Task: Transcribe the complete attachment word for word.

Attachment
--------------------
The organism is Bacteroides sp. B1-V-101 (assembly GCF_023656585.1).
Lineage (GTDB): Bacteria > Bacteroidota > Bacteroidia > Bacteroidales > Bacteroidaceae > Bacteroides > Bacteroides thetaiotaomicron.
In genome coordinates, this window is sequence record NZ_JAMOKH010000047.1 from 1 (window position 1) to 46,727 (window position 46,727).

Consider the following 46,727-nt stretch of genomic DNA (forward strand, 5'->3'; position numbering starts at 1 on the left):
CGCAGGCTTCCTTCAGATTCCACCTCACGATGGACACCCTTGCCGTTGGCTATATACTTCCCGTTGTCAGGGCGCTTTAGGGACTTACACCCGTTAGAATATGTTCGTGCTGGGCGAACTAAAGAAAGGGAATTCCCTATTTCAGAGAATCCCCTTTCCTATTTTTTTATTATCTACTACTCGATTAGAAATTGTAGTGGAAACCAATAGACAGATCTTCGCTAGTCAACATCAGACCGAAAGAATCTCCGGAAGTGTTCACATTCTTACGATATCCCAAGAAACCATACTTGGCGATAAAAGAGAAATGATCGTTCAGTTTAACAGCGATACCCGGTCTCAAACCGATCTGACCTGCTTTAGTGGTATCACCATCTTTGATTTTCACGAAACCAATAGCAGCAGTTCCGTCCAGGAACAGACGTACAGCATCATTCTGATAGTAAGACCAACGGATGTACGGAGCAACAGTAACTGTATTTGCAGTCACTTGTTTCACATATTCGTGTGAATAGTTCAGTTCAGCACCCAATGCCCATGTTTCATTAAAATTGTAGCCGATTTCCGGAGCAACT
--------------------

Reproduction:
The organism is Bacteroides sp. B1-V-101 (assembly GCF_023656585.1).
Lineage (GTDB): Bacteria > Bacteroidota > Bacteroidia > Bacteroidales > Bacteroidaceae > Bacteroides > Bacteroides thetaiotaomicron.
In genome coordinates, this window is sequence record NZ_JAMOKH010000047.1 from 1 (window position 1) to 46,727 (window position 46,727).

Consider the following 46,727-nt stretch of genomic DNA (forward strand, 5'->3'; position numbering starts at 1 on the left):
CGCAGGCTTCCTTCAGATTCCACCTCACGATGGACACCCTTGCCGTTGGCTATATACTTCCCGTTGTCAGGGCGCTTTAGGGACTTACACCCGTTAGAATATGTTCGTGCTGGGCGAACTAAAGAAAGGGAATTCCCTATTTCAGAGAATCCCCTTTCCTATTTTTTTATTATCTACTACTCGATTAGAAATTGTAGTGGAAACCAATAGACAGATCTTCGCTAGTCAACATCAGACCGAAAGAATCTCCGGAAGTGTTCACATTCTTACGATATCCCAAGAAACCATACTTGGCGATAAAAGAGAAATGATCGTTCAGTTTAACAGCGATACCCGGTCTCAAACCGATCTGACCTGCTTTAGTGGTATCACCATCTTTGATTTTCACGAAACCAATAGCAGCAGTTCCGTCCAGGAACAGACGTACAGCATCATTCTGATAGTAAGACCAACGGATGTACGGAGCAACAGTAACTGTATTTGCAGTCACTTGTTTCACATATTCGTGTGAATAGTTCAGTTCAGCACCCAATGCCCATGTTTCATTAAAATTGTAGCCGATTTCCGGAGCAACT